Abdi Sharif nods as his manager’s words are relayed to him.
“Physically he can hit big numbers,” Steven Gerrard said last month.
“He’s a very strong runner, leggy. He’s found himself out of the team and off the bench in recent weeks, so we’re trying to push Abdi and make him more aggressive and improve him in possession.”
“I agree 100 per cent,” Sharif, 17, states, after sitting down with Liverpoolfc.com at the Academy recently.
“I’ve had a tough start to the season but I think every player has a dip and I’m trying to do my best to work my way back up and to get to the best level I can.
“Steven and the coaches push me a lot and I need that as a player. For me to reach my potential and to go far in my career, I need those kind of pushes. Steven’s working with me in possession, with the ball, and on improving a lot in my game.”
Born in Somalia but raised in Toxteth, Sharif’s footballing journey began in earnest after his family emigrated to the UK when he was aged three.
While his days were spent at the nearby St Margaret’s and Lawrence Community primary schools, his evenings and weekends were dominated by playing football with and against his nine older brothers.
“I had a lot of fun playing with my brothers when I was younger. I was competitive, I didn’t like losing or getting beat,” the young Scouser says.
Despite being the youngest, was he the best?
A knowing smile.
“Yeah, and I’m sure they all know that!”
By the age of six, Sharif was training with Liverpool and he formally joined the club he has always supported three years later.
His response when asked which footballer he idolised as a child is instantaneous.
“Steven, the gaffer,” Sharif asserts.
“I’ve always looked up to him. Every time he played I’d watch him and watch the things he did. His leadership, his character and the commitment that he showed to the club… [he had] everything that you need as a player, especially for this club.”
Is it still a bit surreal being able to call Gerrard ‘the gaffer’?
“No, I’ve got used to it now. He’s a manager and it’s great to be around him,” Sharif replies.
“I’ve learned a lot of things off him this season. He’s been a good influence, I’ve learned a lot off him and I’m still learning some things that I need to improve in my game. He’s working with me on that a lot.”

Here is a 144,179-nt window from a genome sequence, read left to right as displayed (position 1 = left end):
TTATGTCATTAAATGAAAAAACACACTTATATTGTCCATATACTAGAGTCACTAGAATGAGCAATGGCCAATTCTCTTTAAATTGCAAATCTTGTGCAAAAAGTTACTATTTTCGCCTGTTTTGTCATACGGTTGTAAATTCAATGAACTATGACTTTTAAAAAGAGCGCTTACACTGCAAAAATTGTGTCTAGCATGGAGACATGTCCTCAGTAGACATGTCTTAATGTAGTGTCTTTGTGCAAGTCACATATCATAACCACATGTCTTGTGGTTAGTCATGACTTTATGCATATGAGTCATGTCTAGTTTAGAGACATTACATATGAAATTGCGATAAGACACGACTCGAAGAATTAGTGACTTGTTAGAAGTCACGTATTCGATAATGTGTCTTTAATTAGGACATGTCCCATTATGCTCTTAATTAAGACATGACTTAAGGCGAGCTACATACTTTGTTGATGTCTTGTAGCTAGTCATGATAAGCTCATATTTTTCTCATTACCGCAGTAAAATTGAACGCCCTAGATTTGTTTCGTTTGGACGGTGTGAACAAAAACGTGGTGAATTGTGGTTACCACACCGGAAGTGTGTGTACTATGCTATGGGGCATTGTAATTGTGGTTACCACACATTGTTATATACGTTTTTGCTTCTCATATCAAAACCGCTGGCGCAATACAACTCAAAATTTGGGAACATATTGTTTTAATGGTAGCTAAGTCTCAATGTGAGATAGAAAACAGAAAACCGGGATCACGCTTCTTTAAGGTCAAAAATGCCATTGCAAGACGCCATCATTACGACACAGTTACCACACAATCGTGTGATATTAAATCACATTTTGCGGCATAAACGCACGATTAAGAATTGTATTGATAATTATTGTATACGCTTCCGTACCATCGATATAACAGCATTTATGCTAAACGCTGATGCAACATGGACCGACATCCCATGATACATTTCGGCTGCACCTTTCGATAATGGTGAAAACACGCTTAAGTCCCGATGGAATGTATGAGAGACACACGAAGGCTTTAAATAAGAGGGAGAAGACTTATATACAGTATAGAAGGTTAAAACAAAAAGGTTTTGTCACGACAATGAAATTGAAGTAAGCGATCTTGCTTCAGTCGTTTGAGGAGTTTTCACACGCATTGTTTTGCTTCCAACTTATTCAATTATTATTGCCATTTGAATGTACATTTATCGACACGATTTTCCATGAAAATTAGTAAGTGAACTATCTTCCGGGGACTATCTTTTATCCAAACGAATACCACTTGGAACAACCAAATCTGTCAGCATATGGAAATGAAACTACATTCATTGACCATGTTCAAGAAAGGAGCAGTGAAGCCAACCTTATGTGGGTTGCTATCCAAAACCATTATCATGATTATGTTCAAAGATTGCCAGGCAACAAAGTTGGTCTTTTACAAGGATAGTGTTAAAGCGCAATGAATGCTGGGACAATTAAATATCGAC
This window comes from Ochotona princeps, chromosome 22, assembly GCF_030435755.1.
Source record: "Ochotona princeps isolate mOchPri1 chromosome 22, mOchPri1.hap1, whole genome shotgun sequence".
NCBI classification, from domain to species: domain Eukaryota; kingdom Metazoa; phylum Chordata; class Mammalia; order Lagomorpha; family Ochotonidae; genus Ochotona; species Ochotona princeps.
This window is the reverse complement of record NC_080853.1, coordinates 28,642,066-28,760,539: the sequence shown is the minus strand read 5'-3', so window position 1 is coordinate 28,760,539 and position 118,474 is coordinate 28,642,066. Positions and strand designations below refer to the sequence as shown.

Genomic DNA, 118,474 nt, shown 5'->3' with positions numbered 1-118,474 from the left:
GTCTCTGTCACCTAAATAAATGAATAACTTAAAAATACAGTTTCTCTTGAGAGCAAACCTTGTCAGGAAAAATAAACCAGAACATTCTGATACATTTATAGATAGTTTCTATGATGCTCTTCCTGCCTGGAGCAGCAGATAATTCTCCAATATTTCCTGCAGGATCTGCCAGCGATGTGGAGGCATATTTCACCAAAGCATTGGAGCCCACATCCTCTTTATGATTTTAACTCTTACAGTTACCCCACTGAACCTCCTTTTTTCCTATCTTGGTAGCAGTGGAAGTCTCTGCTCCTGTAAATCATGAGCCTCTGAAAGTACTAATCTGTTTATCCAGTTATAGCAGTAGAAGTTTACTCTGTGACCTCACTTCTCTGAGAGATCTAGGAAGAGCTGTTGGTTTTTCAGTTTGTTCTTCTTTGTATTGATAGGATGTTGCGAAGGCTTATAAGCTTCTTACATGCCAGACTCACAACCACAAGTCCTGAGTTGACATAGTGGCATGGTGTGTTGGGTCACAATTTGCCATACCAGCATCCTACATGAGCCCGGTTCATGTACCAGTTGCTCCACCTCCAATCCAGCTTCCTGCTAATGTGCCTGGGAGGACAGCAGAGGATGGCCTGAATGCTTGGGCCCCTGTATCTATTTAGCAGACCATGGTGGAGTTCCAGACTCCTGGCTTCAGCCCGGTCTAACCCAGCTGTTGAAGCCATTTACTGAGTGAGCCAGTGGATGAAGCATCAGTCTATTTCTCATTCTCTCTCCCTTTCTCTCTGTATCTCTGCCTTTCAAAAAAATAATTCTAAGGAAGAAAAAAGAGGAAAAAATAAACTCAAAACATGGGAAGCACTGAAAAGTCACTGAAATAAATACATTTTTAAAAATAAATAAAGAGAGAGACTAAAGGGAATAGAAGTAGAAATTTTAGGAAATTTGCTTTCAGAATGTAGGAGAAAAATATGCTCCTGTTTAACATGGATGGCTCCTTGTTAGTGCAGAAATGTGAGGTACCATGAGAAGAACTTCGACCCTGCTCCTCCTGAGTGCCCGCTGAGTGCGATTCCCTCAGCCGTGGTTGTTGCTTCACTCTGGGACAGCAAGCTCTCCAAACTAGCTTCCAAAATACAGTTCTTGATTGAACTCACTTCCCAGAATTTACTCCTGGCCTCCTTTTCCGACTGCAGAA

What specifically is the apprentice currently practising with the master?
“We do short passing and long passing, but also receiving the ball when you’re under pressure with a lot of players around you,” Sharif reveals.
“That’s a weakness but after I’ve played more games it will come, with more confidence.
“I work on it in training. I want the ball, so I can deal with the pressure when it’s around me and I can protect the ball, or give it on to the next player. They’re the things I’m working on at the moment.”
Sharif’s versatility has seen him deployed in several roles for Liverpool’s youth teams, including right-back and right wing-back, but he believes his long-term future lies in central midfield.
“I was a centre-forward at first! I’ve played a lot of positions since I’ve been here,” he says.
“But I think with the abilities I have and what I’ve been blessed with - running and things like that - I feel more comfortable playing in midfield.
“Midfield’s the position I want to play in but if the team need a position to be played then I’m always up for that. I’m always available.”
Perhaps unsurprisingly, Sharif’s favourite memory of supporting Liverpool is the night his boss immortalised himself in the club’s history.
And the fact he is reminded of the ‘Miracle of Istanbul’ on a daily basis - the Academy’s reception is adorned with an image of Gerrard lifting the European Cup and also boasts a replica of the famous trophy - serves only to fuel his desire to progress at the club he loves so dearly.
“As a kid, a local kid, growing up here, I think the best thing would be to play for Liverpool’s first team. There’d be no better thing than that,” Sharif notes.
“Seeing the trophy and the photo, it’s special.
“That’s one thing that I want to do in my career - win something like that, something as big as that hopefully.
“That’s something I dream of every time I walk up those stairs.”